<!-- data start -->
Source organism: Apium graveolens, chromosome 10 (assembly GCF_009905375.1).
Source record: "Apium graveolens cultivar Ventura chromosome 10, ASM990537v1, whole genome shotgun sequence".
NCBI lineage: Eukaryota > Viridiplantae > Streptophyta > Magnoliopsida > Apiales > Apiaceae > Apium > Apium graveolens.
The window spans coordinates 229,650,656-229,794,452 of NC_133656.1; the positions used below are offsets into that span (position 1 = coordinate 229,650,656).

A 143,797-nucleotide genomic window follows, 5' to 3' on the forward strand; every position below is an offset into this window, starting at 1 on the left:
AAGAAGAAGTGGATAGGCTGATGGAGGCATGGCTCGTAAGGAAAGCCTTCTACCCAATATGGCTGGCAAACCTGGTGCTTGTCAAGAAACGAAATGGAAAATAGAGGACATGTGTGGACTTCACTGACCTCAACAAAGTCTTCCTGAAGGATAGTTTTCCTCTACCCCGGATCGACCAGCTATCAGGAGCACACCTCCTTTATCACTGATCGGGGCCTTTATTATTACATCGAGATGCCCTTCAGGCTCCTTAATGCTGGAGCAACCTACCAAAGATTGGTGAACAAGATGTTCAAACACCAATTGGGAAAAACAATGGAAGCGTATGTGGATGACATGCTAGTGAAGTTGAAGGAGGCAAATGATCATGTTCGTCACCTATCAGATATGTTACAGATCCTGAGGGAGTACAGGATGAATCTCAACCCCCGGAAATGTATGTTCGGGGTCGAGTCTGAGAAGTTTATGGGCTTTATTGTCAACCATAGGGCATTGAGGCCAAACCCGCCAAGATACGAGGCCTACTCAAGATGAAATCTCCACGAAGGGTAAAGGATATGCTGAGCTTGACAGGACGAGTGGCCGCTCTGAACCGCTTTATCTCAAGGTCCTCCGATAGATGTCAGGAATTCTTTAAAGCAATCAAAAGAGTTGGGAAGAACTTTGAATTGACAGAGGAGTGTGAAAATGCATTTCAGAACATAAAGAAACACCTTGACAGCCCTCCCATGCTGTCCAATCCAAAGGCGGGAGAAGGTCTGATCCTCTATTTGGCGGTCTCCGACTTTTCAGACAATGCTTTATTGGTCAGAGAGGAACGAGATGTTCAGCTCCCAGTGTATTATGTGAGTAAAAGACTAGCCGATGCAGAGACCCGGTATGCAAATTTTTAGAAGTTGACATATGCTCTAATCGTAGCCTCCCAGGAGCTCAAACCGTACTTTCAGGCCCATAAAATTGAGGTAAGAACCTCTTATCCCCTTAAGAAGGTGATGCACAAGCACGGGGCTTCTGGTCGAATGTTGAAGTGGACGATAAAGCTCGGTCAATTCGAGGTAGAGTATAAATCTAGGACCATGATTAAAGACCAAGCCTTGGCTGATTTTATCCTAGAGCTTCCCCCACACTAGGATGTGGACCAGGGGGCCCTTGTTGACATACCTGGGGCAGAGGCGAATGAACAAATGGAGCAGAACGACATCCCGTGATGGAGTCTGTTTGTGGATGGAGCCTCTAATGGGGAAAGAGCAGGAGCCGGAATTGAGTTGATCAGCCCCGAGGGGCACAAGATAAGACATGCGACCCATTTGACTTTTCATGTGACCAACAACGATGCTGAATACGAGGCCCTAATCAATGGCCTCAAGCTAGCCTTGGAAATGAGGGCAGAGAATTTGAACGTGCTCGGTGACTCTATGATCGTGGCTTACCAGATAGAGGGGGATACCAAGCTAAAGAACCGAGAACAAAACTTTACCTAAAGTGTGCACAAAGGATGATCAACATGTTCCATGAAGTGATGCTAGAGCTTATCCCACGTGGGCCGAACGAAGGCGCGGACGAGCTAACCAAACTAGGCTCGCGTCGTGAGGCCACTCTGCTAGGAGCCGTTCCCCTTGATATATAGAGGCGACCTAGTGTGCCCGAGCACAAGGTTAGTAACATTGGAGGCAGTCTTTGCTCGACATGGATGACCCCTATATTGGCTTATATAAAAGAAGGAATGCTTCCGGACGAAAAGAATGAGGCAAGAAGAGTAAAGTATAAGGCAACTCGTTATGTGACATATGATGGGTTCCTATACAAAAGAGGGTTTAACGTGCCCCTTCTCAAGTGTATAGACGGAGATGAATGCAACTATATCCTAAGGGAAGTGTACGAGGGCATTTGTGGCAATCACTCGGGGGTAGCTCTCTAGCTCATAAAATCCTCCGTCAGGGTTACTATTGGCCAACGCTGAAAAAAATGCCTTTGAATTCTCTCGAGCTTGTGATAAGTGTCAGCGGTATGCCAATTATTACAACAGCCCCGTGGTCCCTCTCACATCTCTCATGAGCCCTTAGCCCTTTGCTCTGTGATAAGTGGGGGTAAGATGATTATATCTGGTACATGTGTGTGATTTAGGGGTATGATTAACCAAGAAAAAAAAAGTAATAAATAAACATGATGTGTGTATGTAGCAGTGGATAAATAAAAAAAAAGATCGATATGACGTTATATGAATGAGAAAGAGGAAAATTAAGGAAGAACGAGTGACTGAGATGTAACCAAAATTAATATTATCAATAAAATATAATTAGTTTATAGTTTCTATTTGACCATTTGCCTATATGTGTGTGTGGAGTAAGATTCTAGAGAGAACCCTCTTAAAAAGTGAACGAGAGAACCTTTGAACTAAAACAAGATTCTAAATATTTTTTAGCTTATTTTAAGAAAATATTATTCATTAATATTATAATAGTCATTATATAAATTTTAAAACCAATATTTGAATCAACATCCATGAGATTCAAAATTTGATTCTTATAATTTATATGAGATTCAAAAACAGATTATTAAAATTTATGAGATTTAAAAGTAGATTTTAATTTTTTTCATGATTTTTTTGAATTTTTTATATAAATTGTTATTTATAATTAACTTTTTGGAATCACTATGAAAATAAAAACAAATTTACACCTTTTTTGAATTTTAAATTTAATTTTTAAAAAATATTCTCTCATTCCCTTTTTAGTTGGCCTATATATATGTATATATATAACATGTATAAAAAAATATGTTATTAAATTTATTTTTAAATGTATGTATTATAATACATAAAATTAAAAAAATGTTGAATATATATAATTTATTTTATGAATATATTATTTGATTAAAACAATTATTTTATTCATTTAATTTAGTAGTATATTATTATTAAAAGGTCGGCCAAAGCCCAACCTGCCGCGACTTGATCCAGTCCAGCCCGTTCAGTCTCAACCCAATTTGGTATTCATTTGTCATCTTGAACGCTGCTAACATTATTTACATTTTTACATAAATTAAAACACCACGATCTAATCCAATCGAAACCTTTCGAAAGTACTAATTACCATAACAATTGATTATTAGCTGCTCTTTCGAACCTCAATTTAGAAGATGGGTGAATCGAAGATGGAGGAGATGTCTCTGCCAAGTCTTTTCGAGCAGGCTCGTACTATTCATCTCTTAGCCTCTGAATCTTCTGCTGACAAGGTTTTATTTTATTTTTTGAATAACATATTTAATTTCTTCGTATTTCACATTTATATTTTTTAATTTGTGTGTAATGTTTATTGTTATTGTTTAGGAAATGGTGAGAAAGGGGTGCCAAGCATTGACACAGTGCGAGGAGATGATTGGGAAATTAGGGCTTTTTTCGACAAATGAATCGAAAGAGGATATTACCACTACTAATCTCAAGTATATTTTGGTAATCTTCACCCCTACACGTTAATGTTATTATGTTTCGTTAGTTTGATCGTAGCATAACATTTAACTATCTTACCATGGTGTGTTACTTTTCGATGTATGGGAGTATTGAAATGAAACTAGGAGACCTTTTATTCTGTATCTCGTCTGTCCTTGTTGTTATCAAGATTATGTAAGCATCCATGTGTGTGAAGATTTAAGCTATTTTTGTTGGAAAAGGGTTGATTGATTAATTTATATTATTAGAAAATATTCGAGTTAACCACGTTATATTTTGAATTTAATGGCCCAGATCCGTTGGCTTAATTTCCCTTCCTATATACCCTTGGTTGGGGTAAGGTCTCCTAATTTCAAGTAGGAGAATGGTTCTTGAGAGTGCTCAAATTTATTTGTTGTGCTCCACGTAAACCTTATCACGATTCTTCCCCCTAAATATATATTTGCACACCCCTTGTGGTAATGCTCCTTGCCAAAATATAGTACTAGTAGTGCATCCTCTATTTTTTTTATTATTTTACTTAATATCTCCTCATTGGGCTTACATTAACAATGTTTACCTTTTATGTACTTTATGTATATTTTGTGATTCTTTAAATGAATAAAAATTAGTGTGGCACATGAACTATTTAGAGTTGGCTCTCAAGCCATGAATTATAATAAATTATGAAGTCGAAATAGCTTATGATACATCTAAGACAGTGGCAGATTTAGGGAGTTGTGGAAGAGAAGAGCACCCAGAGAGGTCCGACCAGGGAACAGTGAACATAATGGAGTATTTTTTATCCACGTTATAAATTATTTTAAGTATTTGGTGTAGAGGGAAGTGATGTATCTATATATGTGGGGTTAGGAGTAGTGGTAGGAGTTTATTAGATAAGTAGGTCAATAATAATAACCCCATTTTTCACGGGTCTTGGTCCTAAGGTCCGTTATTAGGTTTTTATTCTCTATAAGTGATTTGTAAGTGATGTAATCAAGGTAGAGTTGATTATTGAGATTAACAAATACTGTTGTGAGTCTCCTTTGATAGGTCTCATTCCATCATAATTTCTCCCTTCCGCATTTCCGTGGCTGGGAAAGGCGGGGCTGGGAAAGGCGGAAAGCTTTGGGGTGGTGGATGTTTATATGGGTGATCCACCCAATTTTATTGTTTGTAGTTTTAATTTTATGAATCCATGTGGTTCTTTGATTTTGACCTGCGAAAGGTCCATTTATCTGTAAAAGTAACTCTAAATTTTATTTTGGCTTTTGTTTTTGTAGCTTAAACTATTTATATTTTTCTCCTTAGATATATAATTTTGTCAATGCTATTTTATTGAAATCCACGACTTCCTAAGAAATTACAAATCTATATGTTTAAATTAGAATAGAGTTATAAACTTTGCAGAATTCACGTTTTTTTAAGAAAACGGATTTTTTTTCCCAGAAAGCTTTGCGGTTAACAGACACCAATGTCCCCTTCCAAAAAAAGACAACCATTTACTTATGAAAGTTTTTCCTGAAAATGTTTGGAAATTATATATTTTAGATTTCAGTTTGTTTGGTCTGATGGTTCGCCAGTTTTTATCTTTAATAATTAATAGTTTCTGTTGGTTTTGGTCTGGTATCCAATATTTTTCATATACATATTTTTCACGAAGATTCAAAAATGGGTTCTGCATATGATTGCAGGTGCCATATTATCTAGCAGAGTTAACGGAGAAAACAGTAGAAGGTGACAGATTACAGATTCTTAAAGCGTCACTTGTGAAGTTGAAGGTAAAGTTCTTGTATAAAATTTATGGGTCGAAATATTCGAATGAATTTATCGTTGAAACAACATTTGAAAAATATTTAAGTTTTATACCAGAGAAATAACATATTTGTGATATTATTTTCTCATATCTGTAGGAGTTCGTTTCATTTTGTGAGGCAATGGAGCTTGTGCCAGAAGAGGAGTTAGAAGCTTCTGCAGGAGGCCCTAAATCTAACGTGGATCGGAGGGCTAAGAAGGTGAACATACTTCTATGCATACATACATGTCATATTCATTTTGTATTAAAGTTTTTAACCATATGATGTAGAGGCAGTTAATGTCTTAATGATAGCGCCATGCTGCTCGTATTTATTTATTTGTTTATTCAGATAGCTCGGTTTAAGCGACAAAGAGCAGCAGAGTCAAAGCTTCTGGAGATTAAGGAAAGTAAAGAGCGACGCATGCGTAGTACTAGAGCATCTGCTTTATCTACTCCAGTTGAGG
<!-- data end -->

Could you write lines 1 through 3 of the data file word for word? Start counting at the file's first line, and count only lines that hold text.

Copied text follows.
Source organism: Apium graveolens, chromosome 10 (assembly GCF_009905375.1).
Source record: "Apium graveolens cultivar Ventura chromosome 10, ASM990537v1, whole genome shotgun sequence".
NCBI lineage: Eukaryota > Viridiplantae > Streptophyta > Magnoliopsida > Apiales > Apiaceae > Apium > Apium graveolens.